Hoar said that although Dawn Tuomala described the proposed box culvert at last month’s meeting, the board has no specs or construction details for the culvert or the crossing. Mr. Tuomala suggested continuing the case to May so that Dawn can supply the appropriate details then. Board members discussed other ways of dealing with the missing information, including a conditional approval.
|Roberts/Eckstrom To close the public hearing in order to deliberate. All were in favor.
|Eckstrom/Tuttle To approve a special exception to allow the placement of a precast box culvert and the fill required to cross a wetland area on Lot B-20, Dale Street with an access road (20’ wide paved, 2’ shoulders), to access ten residential units as part of the proposed subdivision of the lot, in the location shown on the plan submitted to the zoning board. The total impact to the wetland area is 1200 sq. ft. (a permanent crossing of 800 sq. ft., with 400 sq. ft. of temporary impact). The decision will become effective when the ZBA receives a plan sheet showing the construction details for the proposed culvert and crossing. For the purposes of section 17.4 of the Wilton Zoning Ordinance, the use will be deemed to have commenced when the crossing, as approved by this decision, is shown on an approved subdivision plan for Lot B-20, with a note on the plan referring to this decision. This decision will expire if, prior to the construction of the crossing, said plan is revoked, abandoned, or amended so as to change the location or nature of the approved wetland crossing.
|All were in favor.
Kenneth Cadrain has applied for a variance to section 5.2.2 of the Wilton Zoning Ordinance, to permit the conversion of the existing barn on Lot L–5, Seagroves Street, for use as a single-family dwelling, where the lot does not have any frontage on a public right-of-way, Class V or better.
Faiman announced that the voting board for this case would be Spear, Hoar, Roberts, Tuttle and Faiman.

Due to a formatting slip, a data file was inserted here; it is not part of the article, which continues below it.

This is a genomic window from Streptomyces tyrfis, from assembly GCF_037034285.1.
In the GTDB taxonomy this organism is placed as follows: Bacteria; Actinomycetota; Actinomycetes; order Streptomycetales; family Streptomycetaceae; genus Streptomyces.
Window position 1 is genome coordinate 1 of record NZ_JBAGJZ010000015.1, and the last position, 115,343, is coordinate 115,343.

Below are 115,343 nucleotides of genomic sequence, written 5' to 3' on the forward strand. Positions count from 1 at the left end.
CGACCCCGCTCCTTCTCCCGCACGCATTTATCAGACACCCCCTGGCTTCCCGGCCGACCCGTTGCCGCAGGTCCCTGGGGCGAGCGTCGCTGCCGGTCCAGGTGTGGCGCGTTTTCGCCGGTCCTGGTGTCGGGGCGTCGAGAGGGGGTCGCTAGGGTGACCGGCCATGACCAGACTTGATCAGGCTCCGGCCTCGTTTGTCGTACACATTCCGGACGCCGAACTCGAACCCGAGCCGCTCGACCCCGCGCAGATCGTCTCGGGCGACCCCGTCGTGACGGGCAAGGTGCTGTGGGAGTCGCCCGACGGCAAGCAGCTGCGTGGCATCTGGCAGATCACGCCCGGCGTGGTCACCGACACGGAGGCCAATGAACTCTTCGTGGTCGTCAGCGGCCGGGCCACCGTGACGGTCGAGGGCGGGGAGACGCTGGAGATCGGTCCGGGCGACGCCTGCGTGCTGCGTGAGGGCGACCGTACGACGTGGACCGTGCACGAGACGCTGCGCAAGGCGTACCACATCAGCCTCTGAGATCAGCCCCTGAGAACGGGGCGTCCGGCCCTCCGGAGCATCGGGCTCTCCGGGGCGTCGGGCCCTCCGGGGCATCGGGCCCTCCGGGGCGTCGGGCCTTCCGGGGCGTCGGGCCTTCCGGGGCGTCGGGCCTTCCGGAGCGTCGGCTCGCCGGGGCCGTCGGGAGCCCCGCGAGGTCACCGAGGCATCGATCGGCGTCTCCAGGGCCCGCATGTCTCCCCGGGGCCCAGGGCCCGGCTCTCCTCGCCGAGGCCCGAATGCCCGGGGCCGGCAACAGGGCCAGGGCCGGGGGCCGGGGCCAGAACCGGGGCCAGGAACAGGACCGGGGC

Phil Tuomala explained that after Mr. Cadrain received the special exception and release of the deed restriction in October 2007, he went to the planning board for the lot line adjustment that was required by the zoning board decision. Someone on the board pointed out that Seagroves St. is not a Class V road. Dawn did some digging and found that Tom Moran surveyed the original subdivision of the lot in 1979. She went through his archives and found a note where Tom had written that Seagroves was laid out as a town road in 1889. Dawn then looked through the Town Reports from 1890 forward and didn’t find anything pertaining to the road until 1952 when it was put on the Town Warrant to be accepted as a town road and it failed. He said there are three houses and two lots that have their frontage on Seagroves St.
Spencer Brookes said that when the mills closed in Wilton, the barn got into terrible disrepair. Then about 20 years ago Bill Abbot repaired it. But before Mr. Cadrain purchased it, it was falling apart again. He felt it was very important to restore the barn if the board can find a way to allow Mr. Cadrain to live in part of it.
Abutter Barry Martel agreed with Brookes and said that the applicant has done a lot of work refurbishing and saving the barn.